Walter Plunkett (1902-1982) American
Walter Plunkett was born in California. However, when he decided he wanted to be an actor, he first moved to New York and only after making that attempt did he return to California to try his hand at Hollywood. After a few bit parts, he accepted a job in the wardrobe department at FBO Studios (later RKO) which at the time specialized in Westerns. Even though he had no formal training, he was soon promoted to costume designer and he was chief designer for RKO Pictures from 1926-1939.
For Gone with the Wind, he was responsible for one of the most famous movie costumes ever made; the moss green velvet dress, made from the family drapes, that Scarlet O’Hara wears to entice Rhett Butler to marry her. Plunkett contrasted the changes in Scarlet’s life circumstances by dressing her in light organdy, tulle, and cotton in the first half of the film. In the second half, in order to show her new level of affluence after her marriages, he dressed her in silks and numerous velvet garments of various jewel colors.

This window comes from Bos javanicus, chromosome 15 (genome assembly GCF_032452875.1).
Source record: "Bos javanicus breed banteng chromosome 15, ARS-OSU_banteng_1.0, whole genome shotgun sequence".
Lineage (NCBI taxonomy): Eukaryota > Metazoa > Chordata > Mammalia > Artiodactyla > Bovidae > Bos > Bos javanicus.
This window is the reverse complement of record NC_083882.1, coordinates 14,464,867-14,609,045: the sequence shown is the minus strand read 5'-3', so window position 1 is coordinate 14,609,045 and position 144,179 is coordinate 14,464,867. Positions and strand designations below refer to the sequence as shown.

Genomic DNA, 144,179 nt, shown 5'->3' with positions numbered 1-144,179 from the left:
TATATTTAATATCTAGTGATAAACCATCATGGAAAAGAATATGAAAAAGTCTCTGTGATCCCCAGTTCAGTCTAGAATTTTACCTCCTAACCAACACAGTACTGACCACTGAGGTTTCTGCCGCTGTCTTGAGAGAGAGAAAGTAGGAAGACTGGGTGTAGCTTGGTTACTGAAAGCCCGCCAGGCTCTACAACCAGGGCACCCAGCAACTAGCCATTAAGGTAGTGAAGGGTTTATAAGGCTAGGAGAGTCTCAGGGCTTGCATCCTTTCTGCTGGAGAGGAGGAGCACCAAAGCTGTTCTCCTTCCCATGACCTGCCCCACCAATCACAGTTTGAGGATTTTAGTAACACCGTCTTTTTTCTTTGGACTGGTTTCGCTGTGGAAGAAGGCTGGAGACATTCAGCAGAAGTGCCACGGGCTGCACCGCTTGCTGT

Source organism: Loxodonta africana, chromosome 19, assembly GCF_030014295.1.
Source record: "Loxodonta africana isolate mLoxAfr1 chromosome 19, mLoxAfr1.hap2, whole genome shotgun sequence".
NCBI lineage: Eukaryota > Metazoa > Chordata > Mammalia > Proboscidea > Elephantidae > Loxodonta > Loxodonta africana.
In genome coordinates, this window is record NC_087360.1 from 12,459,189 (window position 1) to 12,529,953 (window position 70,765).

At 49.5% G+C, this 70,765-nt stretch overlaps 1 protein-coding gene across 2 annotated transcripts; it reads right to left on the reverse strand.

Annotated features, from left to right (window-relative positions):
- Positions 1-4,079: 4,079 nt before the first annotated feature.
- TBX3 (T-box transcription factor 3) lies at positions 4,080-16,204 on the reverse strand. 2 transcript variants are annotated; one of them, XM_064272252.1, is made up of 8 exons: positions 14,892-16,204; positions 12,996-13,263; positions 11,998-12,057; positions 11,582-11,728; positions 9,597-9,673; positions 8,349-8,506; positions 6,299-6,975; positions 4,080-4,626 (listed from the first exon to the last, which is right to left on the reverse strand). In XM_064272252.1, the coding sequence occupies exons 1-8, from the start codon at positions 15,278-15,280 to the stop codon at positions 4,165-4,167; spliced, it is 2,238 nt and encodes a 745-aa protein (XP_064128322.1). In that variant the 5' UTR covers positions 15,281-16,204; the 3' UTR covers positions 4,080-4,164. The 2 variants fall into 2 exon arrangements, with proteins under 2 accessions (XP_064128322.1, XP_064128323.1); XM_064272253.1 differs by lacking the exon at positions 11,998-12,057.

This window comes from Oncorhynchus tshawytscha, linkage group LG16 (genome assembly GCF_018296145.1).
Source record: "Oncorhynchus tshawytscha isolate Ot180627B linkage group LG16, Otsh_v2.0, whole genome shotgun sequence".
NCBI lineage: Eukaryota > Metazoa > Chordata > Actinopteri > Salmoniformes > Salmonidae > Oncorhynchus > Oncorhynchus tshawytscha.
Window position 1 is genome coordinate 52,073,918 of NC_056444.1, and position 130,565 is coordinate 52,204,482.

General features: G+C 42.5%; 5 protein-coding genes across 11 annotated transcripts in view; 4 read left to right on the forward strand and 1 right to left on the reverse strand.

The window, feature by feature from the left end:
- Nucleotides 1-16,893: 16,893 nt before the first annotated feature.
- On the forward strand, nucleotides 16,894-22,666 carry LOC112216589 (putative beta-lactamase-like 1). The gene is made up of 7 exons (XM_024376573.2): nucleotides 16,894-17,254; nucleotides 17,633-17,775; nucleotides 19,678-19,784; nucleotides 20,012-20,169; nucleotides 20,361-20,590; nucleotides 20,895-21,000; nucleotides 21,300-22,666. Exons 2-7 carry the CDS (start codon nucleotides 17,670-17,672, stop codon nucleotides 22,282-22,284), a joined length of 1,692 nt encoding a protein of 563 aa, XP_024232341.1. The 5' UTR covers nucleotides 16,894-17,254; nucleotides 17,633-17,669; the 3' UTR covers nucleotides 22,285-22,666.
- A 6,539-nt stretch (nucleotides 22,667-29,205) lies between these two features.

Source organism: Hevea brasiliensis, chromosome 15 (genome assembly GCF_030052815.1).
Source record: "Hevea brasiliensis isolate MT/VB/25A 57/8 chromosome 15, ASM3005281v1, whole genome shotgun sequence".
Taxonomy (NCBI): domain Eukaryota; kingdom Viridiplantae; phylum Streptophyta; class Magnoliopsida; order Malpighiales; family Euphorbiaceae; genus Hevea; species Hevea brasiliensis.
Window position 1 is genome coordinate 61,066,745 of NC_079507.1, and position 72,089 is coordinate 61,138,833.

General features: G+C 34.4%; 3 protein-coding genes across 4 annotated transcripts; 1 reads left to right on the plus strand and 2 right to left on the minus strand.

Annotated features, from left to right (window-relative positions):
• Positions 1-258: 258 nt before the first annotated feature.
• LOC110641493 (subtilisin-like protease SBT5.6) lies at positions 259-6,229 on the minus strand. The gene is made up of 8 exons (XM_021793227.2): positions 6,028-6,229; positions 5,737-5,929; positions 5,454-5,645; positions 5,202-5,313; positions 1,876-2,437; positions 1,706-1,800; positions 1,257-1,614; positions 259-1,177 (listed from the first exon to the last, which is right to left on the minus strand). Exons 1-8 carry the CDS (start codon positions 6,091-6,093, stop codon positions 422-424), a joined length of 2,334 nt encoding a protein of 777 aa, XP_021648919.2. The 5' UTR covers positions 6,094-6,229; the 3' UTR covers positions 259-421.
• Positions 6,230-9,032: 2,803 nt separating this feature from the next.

His style, innovations, and lasting influence on fashion:
- For Gone With The Wind, Plunkett created more than 5,000 separate items of clothing for more than fifty major characters.
- Walter Plunkett would be nominated for the Academy Award ten times. In 1951, he was finally recognized by the Academy for An American in Paris. He shared the award with fellow designers Orry-Kelly and Irene Sharaff.
Sources: Gone With the Wind Exhibit at the Harry Ransom Center of the University of Texas at Austin; In a Glamorous Fashion: The Fabulous Years of Hollywood Costume Design (1980) W. Robert La Vine; Adrian: Silver Screen to Custom Label (2008) Christian Esquevin.